Having weathered seven husbands over eight marriages, Elizabeth Taylor may have less difficulty than most in fending off a lawsuit from her former gardener, who claimed in court this week that he had been fired because he rejected a homosexual advance from the butler at Ms Taylor's palatial estate in Bel Air, Los Angeles.
The gardener, Willem Van Muyden, is suing his former employer for sexual harassment, sexual orientation discrimination, wrongful dismissal and breach of oral contract.
In his rather fevered account, he believes he was victimised "because he was not gay like the other employees that worked for Taylor". He also accuses the 71-year-old actress of owing him $294,000 (£183,000) in back pay stretching over a 10-year period.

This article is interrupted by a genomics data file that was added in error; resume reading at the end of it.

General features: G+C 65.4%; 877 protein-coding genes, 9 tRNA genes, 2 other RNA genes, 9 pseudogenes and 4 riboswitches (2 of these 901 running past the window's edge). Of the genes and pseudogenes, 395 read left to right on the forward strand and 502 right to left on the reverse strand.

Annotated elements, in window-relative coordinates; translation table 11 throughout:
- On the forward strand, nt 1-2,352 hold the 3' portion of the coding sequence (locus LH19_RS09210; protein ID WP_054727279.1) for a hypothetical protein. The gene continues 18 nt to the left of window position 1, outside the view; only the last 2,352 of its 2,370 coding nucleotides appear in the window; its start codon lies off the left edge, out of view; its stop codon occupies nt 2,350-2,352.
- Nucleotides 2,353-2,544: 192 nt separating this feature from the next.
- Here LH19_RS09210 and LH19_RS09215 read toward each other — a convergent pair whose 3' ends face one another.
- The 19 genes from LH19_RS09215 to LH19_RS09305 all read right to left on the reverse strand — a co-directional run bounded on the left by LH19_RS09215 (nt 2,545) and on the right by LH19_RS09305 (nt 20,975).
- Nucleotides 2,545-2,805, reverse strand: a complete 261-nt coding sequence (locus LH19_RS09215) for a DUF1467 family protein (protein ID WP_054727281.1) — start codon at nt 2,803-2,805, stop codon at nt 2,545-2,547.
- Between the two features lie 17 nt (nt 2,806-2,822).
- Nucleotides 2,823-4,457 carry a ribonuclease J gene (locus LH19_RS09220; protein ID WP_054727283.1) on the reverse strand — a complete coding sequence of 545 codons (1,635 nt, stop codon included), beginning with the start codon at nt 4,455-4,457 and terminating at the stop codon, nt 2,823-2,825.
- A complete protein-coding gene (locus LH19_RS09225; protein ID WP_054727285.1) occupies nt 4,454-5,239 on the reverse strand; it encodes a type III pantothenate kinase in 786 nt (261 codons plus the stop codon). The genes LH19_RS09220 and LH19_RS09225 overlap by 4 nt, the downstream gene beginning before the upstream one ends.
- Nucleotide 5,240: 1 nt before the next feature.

Lawyers for Ms Taylor, who knows a thing or two about vituperative domestic relations (and once won an Oscar for reproducing them with Richard Burton in the film version of Who's Afraid of Virginia Woolf?), have described the lawsuit as "a work of complete fiction". They are threatening to countersue Mr Van Muyden for malicious prosecution.
Mr Van Muyden lost his job after he had spent 10 years creating a fake jungle environment in the garden. He says the butler, Jean-Luc Lacquement, cornered him in the kitchen, grabbed his testicles and proclaimed his love for him.